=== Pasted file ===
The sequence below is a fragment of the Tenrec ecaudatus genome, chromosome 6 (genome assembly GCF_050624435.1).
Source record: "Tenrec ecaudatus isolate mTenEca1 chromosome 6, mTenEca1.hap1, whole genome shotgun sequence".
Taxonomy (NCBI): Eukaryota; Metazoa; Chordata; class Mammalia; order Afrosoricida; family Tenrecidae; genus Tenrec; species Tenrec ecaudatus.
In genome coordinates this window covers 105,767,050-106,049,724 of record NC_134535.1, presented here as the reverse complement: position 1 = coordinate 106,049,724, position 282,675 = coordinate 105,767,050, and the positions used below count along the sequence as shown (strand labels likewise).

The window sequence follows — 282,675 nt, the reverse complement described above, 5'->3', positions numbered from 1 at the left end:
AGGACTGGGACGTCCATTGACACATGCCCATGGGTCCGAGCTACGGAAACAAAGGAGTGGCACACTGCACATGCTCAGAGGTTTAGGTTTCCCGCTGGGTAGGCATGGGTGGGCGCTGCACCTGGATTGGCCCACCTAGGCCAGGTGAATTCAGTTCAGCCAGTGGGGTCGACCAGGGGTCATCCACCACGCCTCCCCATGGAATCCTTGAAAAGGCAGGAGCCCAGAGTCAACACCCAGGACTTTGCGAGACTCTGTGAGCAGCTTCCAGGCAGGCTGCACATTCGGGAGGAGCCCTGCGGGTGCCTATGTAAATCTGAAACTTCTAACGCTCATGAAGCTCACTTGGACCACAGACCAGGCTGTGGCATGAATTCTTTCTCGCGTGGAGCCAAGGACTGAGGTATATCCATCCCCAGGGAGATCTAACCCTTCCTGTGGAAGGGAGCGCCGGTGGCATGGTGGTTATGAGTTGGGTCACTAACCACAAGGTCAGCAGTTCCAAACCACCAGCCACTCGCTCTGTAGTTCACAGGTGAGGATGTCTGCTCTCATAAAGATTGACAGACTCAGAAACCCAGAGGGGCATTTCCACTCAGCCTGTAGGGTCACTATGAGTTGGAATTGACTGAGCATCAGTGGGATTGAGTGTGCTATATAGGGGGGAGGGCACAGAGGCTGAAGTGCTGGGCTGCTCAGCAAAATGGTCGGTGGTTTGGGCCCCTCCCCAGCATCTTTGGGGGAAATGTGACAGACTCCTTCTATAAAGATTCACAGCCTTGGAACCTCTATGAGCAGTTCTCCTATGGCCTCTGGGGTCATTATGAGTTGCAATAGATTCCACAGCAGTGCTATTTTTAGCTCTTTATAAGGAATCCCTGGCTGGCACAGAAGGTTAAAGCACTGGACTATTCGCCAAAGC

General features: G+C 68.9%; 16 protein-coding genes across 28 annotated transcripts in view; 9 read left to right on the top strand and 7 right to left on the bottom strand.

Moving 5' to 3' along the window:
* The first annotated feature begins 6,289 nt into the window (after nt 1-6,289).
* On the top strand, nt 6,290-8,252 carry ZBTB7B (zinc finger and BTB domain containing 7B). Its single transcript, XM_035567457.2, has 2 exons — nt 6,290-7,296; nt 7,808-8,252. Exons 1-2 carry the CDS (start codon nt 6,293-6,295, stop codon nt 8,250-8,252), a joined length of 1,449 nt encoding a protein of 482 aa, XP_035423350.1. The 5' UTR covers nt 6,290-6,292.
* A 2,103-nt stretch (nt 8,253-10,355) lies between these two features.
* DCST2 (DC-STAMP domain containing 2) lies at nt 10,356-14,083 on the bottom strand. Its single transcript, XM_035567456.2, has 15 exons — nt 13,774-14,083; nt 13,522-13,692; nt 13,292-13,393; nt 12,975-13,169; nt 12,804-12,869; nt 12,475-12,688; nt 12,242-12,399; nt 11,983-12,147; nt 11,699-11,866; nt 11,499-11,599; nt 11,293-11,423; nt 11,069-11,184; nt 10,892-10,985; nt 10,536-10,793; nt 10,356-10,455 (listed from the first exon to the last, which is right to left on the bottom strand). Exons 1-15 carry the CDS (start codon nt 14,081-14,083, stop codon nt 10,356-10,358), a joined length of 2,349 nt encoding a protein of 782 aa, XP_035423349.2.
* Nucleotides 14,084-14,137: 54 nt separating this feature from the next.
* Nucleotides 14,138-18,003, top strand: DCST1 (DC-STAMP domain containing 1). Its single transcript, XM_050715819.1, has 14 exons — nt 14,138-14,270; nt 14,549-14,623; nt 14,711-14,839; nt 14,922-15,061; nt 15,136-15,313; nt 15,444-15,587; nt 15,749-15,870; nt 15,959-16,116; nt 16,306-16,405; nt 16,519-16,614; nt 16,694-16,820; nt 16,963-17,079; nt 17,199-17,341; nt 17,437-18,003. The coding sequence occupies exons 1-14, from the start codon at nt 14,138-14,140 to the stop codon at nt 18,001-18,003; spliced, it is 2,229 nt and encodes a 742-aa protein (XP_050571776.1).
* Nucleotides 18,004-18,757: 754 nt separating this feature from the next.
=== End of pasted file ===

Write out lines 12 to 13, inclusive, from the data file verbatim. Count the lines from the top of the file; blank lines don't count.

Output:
* DCST2 (DC-STAMP domain containing 2) lies at nt 10,356-14,083 on the bottom strand. Its single transcript, XM_035567456.2, has 15 exons — nt 13,774-14,083; nt 13,522-13,692; nt 13,292-13,393; nt 12,975-13,169; nt 12,804-12,869; nt 12,475-12,688; nt 12,242-12,399; nt 11,983-12,147; nt 11,699-11,866; nt 11,499-11,599; nt 11,293-11,423; nt 11,069-11,184; nt 10,892-10,985; nt 10,536-10,793; nt 10,356-10,455 (listed from the first exon to the last, which is right to left on the bottom strand). Exons 1-15 carry the CDS (start codon nt 14,081-14,083, stop codon nt 10,356-10,358), a joined length of 2,349 nt encoding a protein of 782 aa, XP_035423349.2.
* Nucleotides 14,084-14,137: 54 nt separating this feature from the next.